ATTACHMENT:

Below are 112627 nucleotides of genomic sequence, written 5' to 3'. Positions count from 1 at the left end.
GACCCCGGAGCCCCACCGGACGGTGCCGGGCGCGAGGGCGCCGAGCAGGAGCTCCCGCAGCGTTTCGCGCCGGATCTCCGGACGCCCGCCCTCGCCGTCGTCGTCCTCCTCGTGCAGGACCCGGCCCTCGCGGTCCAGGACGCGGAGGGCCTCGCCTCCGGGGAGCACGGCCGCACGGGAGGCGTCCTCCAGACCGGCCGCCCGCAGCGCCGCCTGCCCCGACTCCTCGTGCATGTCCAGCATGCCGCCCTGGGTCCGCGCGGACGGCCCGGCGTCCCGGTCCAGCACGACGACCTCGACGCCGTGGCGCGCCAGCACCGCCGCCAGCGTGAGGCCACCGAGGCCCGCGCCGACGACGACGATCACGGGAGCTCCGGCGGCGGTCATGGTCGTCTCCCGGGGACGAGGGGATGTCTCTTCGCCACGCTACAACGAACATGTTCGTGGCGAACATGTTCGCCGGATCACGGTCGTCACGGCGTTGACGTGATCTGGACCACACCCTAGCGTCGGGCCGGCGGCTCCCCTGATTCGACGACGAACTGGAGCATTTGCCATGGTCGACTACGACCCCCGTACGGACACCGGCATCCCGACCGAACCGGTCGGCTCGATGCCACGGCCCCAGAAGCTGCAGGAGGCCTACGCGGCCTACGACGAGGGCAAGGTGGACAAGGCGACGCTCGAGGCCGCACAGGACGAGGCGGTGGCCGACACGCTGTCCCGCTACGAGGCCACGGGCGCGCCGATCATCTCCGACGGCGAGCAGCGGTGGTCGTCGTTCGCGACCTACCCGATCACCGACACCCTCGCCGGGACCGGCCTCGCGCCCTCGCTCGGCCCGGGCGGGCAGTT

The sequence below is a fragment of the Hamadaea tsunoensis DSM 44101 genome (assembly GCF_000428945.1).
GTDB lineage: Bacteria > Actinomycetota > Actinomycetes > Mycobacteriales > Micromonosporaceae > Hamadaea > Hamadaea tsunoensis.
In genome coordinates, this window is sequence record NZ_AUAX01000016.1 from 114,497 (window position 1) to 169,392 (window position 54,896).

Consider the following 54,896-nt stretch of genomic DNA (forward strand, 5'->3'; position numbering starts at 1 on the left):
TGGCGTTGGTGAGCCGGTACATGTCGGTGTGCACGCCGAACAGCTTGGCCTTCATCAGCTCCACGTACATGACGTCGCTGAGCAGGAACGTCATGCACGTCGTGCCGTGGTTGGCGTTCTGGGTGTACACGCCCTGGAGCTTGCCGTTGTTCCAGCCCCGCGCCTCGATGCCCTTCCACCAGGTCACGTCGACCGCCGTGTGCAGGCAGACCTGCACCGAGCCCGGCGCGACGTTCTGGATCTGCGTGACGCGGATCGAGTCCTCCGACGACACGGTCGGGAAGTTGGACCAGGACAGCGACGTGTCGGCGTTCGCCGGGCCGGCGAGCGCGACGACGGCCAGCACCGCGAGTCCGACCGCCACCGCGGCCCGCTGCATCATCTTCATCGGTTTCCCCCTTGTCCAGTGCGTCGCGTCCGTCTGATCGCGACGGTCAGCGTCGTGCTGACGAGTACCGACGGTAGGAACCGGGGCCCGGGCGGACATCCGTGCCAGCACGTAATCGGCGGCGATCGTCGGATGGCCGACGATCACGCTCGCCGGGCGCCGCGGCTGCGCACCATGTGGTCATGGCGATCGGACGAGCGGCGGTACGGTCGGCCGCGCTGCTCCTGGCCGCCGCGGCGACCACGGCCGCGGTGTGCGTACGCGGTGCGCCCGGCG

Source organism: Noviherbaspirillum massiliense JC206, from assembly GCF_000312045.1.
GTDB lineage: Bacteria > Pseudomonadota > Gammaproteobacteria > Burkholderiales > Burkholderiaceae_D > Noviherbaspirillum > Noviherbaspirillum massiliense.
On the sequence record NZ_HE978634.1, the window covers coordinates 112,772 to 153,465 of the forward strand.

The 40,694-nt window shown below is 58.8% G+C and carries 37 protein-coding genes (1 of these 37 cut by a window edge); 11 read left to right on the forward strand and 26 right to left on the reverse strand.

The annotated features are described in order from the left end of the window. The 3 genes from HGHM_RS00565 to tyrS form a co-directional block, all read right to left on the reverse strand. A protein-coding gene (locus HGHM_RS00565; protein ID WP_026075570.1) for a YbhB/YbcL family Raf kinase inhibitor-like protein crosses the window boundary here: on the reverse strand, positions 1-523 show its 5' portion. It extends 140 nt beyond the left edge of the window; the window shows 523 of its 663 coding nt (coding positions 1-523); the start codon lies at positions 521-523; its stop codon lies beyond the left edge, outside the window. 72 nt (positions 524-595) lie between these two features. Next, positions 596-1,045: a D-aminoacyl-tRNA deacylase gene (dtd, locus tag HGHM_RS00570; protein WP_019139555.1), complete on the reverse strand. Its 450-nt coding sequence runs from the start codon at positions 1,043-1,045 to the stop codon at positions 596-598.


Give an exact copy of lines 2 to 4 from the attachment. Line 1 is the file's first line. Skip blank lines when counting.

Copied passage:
GACCCCGGAGCCCCACCGGACGGTGCCGGGCGCGAGGGCGCCGAGCAGGAGCTCCCGCAGCGTTTCGCGCCGGATCTCCGGACGCCCGCCCTCGCCGTCGTCGTCCTCCTCGTGCAGGACCCGGCCCTCGCGGTCCAGGACGCGGAGGGCCTCGCCTCCGGGGAGCACGGCCGCACGGGAGGCGTCCTCCAGACCGGCCGCCCGCAGCGCCGCCTGCCCCGACTCCTCGTGCATGTCCAGCATGCCGCCCTGGGTCCGCGCGGACGGCCCGGCGTCCCGGTCCAGCACGACGACCTCGACGCCGTGGCGCGCCAGCACCGCCGCCAGCGTGAGGCCACCGAGGCCCGCGCCGACGACGACGATCACGGGAGCTCCGGCGGCGGTCATGGTCGTCTCCCGGGGACGAGGGGATGTCTCTTCGCCACGCTACAACGAACATGTTCGTGGCGAACATGTTCGCCGGATCACGGTCGTCACGGCGTTGACGTGATCTGGACCACACCCTAGCGTCGGGCCGGCGGCTCCCCTGATTCGACGACGAACTGGAGCATTTGCCATGGTCGACTACGACCCCCGTACGGACACCGGCATCCCGACCGAACCGGTCGGCTCGATGCCACGGCCCCAGAAGCTGCAGGAGGCCTACGCGGCCTACGACGAGGGCAAGGTGGACAAGGCGACGCTCGAGGCCGCACAGGACGAGGCGGTGGCCGACACGCTGTCCCGCTACGAGGCCACGGGCGCGCCGATCATCTCCGACGGCGAGCAGCGGTGGTCGTCGTTCGCGACCTACCCGATCACCGACACCCTCGCCGGGACCGGCCTCGCGCCCTCGCTCGGCCCGGGCGGGCAGTT

The sequence below is a fragment of the Hamadaea tsunoensis DSM 44101 genome (assembly GCF_000428945.1).
GTDB lineage: Bacteria > Actinomycetota > Actinomycetes > Mycobacteriales > Micromonosporaceae > Hamadaea > Hamadaea tsunoensis.